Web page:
Engage your brain before putting body in gear.
The experienced athlete has been thinking about the impending workout all week. He's rehearsed the workout dozens of times in his mind, and is already aware of the possible problems he might encounter (such as dealing with rush hour in the gym or a nagging hamstring pull that might kick up during the workout).
A novice trainee, on the other hand, can be identified by the fact that he doesn't even know what he will do until he gets to the gym (and maybe not even then!). Since novices typically get novice-level results, I urge you to explore visualization and autogenic training, both of which are established methods of maximizing physical performance both in training and in competition. Some people learn these techniques on their own, others need instruction. Either way, USE them!
If you'll be training early in the morning, and/or if it's cold out, beef up the warm-up process commensurately.
Training in dry climates requires a more thorough warm-up than training in humid surrounds.
Older trainees generally profit from more extensive warm-ups.
If you are otherwise healthy but have "creaky" joints, error on the side of being too extensive with your warm-up. After all, the goal of being able to train takes precedence over the fact that you might fatigue yourself slightly with an extensive warm-up.
The closer you venture toward 1 REP MAX in your workout, the more extensive your warm-up should be. In other words, do a more thorough warm-up for 5x5 than you would for 3x12. You can calculate your 1RM's for your next workout HERE!
You can accelerate your warm-up through passive means such as a hot bath or shower. Although active means are superior to passive, often, a combination of the two leads to great results.
On exercises where your own bodyweight is the minimal load possible(chinups, dips, etc.), first warm up with similar exercises that allow lesser loads (e.g., lat pulldowns and decline bench presses), and then proceed to the target exercise, using multiple sets of 1 rep. As soon as the next set of 1 does not feel any easier than the set before it, you're ready to proceed to your work sets.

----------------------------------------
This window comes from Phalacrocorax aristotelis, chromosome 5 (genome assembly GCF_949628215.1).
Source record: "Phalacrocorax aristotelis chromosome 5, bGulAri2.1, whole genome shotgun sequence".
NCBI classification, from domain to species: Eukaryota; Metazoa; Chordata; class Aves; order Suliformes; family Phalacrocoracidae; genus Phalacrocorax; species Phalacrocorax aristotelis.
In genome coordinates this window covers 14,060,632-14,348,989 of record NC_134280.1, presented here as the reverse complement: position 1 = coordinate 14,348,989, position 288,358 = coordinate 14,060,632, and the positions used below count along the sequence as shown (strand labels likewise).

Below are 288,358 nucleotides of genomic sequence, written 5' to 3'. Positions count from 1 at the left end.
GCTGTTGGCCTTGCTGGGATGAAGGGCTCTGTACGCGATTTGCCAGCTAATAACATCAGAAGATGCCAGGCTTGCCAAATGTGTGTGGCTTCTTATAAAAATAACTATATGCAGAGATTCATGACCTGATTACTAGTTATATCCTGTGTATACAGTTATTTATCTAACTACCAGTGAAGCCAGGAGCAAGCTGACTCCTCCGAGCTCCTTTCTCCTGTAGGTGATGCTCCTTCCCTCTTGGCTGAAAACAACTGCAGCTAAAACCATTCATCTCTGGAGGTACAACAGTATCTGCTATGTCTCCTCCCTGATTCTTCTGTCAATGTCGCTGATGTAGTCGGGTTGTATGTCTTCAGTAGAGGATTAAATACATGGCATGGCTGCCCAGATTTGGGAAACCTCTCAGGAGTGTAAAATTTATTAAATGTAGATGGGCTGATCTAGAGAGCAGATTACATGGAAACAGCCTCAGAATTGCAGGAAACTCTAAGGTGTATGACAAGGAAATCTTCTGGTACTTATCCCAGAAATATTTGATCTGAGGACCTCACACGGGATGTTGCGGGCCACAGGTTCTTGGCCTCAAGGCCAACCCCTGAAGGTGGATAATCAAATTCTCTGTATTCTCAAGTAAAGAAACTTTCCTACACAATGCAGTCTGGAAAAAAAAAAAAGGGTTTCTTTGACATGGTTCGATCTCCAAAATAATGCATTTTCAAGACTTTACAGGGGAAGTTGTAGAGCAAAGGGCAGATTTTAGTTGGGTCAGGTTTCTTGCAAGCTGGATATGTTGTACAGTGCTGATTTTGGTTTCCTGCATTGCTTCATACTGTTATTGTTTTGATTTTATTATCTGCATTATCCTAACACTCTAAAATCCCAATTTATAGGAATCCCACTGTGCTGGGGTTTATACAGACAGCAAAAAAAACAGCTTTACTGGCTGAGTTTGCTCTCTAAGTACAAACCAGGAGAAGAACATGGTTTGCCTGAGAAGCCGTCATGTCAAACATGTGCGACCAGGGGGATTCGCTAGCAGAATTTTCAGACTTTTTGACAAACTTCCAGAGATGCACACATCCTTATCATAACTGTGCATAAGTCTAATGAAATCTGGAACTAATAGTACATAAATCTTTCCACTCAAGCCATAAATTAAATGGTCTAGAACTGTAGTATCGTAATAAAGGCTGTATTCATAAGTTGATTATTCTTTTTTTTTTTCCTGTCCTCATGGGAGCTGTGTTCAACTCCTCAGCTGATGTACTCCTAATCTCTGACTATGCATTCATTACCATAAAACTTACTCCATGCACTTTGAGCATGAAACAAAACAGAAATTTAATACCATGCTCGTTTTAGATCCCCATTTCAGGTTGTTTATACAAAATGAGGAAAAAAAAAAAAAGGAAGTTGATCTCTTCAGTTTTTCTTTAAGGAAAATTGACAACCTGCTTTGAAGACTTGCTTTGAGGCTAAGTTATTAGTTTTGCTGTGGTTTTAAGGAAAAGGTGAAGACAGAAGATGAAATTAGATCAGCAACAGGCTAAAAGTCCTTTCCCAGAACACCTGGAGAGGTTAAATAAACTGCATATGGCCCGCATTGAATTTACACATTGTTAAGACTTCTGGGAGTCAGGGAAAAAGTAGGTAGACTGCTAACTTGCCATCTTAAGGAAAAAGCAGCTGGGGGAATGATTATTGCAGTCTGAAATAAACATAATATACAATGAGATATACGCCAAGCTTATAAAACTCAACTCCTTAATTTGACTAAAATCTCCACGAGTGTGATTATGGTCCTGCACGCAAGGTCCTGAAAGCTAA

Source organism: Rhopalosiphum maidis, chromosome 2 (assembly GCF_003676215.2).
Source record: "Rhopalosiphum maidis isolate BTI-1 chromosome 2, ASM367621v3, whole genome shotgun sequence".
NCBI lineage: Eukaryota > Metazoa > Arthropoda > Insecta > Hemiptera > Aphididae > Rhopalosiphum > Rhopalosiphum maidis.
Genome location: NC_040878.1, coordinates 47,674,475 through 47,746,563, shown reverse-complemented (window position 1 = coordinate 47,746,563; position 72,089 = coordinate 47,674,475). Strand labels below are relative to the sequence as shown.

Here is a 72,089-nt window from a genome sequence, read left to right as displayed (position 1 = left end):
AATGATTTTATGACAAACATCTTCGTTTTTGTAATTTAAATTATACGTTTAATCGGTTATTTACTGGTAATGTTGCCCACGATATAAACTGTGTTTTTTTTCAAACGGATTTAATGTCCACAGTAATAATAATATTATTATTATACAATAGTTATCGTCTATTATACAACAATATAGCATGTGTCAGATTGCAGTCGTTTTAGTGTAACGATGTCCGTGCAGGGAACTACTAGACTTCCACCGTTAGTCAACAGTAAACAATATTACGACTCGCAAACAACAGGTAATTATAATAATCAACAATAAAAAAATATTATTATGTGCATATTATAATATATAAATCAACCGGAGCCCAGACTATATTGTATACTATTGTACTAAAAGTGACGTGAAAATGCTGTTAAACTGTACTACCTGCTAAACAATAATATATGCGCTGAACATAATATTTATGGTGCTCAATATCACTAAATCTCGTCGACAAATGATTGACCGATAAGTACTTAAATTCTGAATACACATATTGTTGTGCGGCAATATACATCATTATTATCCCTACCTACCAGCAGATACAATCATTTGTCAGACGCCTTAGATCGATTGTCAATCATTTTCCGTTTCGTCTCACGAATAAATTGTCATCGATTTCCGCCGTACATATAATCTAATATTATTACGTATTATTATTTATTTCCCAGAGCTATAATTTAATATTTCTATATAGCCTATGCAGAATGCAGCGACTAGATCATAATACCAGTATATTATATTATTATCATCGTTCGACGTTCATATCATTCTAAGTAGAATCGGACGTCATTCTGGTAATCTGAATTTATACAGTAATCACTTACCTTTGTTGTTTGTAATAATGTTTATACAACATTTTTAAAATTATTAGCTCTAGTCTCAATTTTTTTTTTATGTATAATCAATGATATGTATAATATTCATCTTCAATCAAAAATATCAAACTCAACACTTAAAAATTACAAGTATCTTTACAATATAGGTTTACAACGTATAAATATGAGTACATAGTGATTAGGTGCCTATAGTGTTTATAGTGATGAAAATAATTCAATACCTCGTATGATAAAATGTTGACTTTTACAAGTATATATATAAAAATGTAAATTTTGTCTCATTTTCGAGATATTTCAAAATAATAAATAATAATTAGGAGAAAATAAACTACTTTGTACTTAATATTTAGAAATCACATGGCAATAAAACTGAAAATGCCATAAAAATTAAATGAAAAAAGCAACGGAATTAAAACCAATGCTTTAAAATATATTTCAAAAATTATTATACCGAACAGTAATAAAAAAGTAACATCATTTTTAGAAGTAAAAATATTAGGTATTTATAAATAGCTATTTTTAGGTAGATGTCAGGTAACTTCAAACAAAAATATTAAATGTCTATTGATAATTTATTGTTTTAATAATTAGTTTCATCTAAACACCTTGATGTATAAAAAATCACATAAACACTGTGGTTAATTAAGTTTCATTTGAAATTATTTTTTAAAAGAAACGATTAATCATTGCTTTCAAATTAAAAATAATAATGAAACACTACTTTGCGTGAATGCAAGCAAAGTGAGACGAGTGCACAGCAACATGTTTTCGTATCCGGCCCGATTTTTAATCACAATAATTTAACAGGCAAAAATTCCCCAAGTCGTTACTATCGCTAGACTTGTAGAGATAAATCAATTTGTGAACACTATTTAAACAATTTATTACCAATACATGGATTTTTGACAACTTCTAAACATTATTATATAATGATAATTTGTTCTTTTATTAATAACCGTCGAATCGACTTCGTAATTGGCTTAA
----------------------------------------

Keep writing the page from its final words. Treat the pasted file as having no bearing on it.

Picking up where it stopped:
If you are executing exercises for antagonistic muscle groups "back to back" (such as training seated rows with triceps extensions), do your warm-up sets for these exercises in the same pattern that you'll use for the work sets.
If you've done it right, your middle work set(s) will feel the easiest. For example, when performing 5x8, the 3rd set should feel the best, and sets 4 and 5 should feel progressively more difficult. If your last sets feel the best, it indicates that your warm-up was not thorough enough. If your first work sets are easiest, you may have warmed-up too much.
ON TO THE HEAVY METAL
If you've followed my suggestions, you should now feel warm, strong, loose, and enthusiastic about training hard. It's kind of amazing, isn't it? Fifteen minutes ago you could barely tolerate the thought of a hard workout; now you're looking forward to it!
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Charles Staley is known as the "Secret Weapon" by his Olympic and Professional athletes for his ability to see what other coaches miss. When the elite of the sports world want innovative, "out-of-the-box" solutions in their quest to reach World-class levels of performance, they come to Charles.
With his behind the scenes knowledge of what makes the greatest athletes in the world reach Olympic conditioning FAST he is able to craft strength training, and fat-loss programs that adjust to you (something that most programs and coaches don't take into consideration.) Whether you are a 108-pound, bikini-clad goddess looking to "tone" or a 300-pound lineman looking for that extra rep on your bench press you've come to the right guy. For more information on Coach Staley's breakthrough training system known as EDT, please point your mouse to EDTSecrets.com and sign up for his free "mini-course" or call 1-800-519-2492 for more information.